Social Media Digest: Paralympic Dispute, Poli-twit-ical & Aquisitions Completed.
- social media
1. Channel 4 has had its fair share of public complaints throughout the Paralympic season, but the channel may have taken it one step too far this time. ‘The Last Leg’ hosted by Adam Hills is a nightly Paralympics roundup which uses “edgy humour to break down barriers over disability”. In a section named “Is it OK?” a viewer tweeted in: “Is it ok to hit a disabled person if he’s being a nob.”
Charity spokespeople were not happy – Kathryn Stone OBE, Chief Executive of Voice UK, said: “Disabled people are four times more likely to be a victim of crime than an able-bodied person and yet huge numbers of disabled people are victims of crime and just don’t report it… It is a very significant problem.” Channel 4 said the tweet was broadcast early due to a “technical error”.
2. In addition to the mess up by Channel 4, comedian Frankie Boyle has also been in light of the public eye for tweeting about the Paralympics. Unlike the majority of other tweeting celebrities, Boyle’s tweets weren’t so supportive, but could be seen as distasteful and insensitive.
Among those condemning the comments were Olympic silver medallist Lizzie Armitstead, who said: “Frankie Boyle isn’t funny.” In his defence he said: “I’d say my Paralympic tweets are celebratory. I’ll be joking about Paralympics same way I joked about the Olympics. That’s my job yo.”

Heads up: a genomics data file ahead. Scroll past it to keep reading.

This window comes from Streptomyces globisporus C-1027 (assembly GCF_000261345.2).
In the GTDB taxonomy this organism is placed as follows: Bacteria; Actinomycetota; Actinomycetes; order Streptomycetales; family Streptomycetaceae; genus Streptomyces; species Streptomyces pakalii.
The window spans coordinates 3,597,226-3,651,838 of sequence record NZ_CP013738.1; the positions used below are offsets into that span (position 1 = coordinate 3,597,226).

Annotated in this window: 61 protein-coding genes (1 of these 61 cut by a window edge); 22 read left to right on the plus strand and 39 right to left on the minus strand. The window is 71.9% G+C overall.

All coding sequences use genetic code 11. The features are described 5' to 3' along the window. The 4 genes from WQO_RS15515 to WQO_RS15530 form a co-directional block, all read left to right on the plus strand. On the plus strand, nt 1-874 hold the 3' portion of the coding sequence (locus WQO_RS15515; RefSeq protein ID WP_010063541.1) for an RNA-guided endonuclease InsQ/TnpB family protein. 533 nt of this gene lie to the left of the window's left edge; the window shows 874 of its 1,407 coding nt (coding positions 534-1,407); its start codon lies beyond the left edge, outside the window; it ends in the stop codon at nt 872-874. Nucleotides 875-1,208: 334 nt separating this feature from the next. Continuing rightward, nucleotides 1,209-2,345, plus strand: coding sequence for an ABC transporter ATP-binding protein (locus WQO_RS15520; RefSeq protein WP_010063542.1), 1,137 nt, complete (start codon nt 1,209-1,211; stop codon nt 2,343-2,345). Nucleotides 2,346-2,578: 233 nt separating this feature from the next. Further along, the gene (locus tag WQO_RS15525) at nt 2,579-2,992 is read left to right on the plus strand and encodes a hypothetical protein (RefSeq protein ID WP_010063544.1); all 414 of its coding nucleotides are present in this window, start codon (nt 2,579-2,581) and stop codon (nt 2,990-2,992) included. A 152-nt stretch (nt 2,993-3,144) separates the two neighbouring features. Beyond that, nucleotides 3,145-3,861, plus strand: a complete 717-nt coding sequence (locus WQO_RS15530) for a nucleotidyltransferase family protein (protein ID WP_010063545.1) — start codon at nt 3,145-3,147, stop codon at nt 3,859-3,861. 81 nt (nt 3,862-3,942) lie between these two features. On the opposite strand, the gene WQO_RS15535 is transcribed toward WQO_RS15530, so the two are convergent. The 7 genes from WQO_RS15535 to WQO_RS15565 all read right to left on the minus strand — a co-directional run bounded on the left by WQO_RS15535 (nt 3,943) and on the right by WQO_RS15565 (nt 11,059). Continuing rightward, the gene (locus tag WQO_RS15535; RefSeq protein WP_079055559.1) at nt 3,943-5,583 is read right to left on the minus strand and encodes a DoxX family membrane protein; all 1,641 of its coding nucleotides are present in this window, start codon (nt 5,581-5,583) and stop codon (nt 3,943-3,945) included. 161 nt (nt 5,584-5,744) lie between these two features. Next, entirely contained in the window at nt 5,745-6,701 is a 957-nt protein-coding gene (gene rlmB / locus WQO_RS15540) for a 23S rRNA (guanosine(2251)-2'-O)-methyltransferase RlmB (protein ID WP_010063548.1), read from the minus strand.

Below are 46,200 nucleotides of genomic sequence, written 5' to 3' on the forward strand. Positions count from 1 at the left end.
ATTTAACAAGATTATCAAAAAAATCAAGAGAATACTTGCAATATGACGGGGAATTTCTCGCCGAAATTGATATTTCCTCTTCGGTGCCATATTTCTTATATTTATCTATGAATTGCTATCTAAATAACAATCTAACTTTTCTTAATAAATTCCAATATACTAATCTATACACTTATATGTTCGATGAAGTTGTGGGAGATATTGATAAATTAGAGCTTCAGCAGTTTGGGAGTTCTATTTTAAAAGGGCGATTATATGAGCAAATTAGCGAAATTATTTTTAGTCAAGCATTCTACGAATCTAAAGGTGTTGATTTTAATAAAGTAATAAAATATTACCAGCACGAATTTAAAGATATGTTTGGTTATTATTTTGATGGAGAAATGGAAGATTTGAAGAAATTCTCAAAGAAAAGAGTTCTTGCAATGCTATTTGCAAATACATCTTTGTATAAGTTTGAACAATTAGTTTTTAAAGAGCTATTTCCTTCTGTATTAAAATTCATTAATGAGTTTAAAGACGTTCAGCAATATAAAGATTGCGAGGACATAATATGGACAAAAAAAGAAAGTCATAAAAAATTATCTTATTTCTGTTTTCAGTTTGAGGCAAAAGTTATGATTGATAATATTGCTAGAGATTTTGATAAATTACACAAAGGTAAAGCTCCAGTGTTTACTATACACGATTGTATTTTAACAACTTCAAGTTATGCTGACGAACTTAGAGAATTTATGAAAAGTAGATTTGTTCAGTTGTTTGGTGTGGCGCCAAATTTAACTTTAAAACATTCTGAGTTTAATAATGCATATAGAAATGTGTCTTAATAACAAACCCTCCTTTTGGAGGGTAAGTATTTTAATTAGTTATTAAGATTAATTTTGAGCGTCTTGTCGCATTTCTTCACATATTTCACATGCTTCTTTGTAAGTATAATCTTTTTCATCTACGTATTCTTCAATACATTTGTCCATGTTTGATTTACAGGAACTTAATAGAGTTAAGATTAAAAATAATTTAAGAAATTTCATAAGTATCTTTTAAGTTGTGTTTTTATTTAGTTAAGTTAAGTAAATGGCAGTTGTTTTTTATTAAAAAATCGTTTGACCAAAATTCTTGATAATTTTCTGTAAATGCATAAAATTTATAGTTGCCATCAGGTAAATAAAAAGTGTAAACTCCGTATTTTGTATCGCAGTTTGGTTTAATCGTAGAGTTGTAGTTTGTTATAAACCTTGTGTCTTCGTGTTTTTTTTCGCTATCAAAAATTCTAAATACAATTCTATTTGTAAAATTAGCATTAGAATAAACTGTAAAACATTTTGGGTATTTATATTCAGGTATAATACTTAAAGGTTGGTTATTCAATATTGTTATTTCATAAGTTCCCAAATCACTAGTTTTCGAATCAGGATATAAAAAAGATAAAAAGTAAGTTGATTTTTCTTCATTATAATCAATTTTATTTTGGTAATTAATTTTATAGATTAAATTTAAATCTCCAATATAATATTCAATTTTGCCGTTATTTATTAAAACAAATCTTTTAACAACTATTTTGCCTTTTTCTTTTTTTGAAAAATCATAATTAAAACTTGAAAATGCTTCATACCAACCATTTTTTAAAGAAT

3. This week saw Barack Obama break a Political record through Twitter during his speech at the Democratic National Convention. With 52,757 Tweets per minute and 9 million tweets in total, the President beat rival Republican Mitt Romney’s previous record of 14,000 tweets per minute and outshone his First Lady, Michelle’s speech which generated 28,000 tweets per minute.
4. Both Facebook and Instagram announced the completion of the acquisition on Thursday morning. Facebook agreed in April to exchange $300 million in cash and 23 million shares of common stock for Instagram. Unfortunately for Instagram, Facebook’s stock has dropped from around $31 per share to $19 per share since the agreement date. This means Instagram will only receive the value of $730 million in shares, compared to the previous value of $1 billion.